Thanks.

9. Jul 1, 2015

### Jeff Rosenbury

EEs often use the RC time constant for this type of calculation. R times C gives the time needed to discharge a capacitor by ≈ 63.2%. That is often a nice model for figuring capacitor discharges which skips much of the math.

10. Jul 1, 2015

### Baluncore

That RC decay effect is quite different and inapplicable to both the constant current of a linear regulator and the constant power of a switching converter.

11. Jul 1, 2015

### Jeff Rosenbury

RC is often used in ripple voltage approximations, which is what this sounds like to me.

Vripple(pp)=Vmax/120RC, for small values of ripple. R is of course determined by Ohm's law. V can be approximated as Vmax for small Vripple or Vmax - Vripple(pp) for larger ripples. This doesn't give an exact solution, but is good enough for capacitor selection.

Now why did my font size change in the middle of my message?

12. Jul 1, 2015

### Corey Spruit

I am trying to work out a value of capacitance required to 'ride out' interruptions in the incoming supply before it is fed into a DC-DC Regulator. So the Reg has a min/max input voltage range, looking at how to maintain this in case of a dropout in the supply.

That's a handy equation too when designing simple rectifiers. It should be noted that it is applicable to 60Hz systems, it's discussed on the Wikipedia page; the "120" is actually $2f$, so it would be 100 in 50Hz systems.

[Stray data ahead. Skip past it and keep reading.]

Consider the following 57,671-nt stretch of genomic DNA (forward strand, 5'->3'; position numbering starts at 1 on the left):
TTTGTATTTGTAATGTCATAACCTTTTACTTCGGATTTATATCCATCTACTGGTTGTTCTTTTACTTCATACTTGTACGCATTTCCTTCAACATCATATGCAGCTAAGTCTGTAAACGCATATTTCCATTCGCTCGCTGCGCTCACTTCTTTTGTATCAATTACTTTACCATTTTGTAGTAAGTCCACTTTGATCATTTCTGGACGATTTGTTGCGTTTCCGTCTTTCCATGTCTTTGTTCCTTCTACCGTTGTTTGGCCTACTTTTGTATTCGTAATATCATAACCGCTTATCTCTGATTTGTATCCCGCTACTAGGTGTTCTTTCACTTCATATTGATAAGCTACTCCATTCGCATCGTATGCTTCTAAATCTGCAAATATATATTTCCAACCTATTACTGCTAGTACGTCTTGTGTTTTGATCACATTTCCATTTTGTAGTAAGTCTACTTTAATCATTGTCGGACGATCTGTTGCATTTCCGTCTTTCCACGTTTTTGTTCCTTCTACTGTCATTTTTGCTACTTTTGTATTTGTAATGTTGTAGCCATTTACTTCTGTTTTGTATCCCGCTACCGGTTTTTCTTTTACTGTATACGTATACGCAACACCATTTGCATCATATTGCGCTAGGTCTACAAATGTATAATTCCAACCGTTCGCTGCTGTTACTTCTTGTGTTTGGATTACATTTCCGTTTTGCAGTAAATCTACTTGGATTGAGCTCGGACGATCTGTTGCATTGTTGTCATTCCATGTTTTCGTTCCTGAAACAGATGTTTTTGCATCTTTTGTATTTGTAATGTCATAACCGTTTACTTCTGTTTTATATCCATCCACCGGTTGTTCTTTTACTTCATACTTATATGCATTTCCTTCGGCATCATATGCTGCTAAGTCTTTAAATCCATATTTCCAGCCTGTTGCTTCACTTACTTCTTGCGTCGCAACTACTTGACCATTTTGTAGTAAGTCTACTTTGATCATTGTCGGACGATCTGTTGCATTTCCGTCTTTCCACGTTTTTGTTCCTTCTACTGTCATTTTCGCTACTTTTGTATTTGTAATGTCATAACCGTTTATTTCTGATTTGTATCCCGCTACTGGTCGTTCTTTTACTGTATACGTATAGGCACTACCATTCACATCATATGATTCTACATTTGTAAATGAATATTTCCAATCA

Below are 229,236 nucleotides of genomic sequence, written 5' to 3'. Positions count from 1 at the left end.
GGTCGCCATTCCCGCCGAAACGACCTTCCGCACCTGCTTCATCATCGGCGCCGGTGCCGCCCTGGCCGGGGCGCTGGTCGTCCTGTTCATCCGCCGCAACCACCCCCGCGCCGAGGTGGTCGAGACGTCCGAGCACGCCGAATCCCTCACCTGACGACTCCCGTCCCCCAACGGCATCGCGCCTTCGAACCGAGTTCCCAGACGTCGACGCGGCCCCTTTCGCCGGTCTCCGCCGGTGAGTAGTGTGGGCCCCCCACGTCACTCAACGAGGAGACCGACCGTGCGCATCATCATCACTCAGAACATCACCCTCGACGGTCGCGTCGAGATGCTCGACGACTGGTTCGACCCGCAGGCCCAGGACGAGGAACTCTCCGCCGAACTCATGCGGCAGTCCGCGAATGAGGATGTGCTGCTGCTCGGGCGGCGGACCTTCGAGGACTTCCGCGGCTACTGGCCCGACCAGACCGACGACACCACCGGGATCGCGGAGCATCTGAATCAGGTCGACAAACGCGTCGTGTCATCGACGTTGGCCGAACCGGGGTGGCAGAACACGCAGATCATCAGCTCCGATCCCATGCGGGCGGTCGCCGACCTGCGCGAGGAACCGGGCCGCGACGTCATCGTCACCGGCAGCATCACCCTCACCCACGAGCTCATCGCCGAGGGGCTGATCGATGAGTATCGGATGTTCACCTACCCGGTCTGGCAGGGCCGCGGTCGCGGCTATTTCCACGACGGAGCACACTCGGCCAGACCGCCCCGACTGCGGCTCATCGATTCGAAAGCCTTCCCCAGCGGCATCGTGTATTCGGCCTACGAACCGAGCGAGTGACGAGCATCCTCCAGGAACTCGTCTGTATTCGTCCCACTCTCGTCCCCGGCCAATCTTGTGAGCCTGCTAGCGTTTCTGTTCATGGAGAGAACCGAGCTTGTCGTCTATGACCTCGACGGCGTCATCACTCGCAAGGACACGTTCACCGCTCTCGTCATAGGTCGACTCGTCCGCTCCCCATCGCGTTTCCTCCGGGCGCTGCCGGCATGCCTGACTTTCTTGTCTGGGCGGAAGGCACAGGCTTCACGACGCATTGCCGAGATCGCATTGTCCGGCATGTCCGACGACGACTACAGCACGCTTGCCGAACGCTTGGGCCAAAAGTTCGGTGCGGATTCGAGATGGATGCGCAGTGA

13. Jul 1, 2015

### Jeff Rosenbury

How long do you need it to provide power?

Also this sounds like a job for supercapacitors. Supercapacitors are misnamed IMO. They are more like lame batteries. Still they have niche uses and this might be one of them. They last much longer than batteries. (I'm not sure they ever wear out.) But they can't discharge quickly like a real capacitor. You seem to want a slower discharge, so maybe that's not a problem.

A clever person could make the ripple equation work by treating R as a function, but perhaps not as easily as the true equation. I'm sure it doesn't work with supercapacitors though.

Good luck.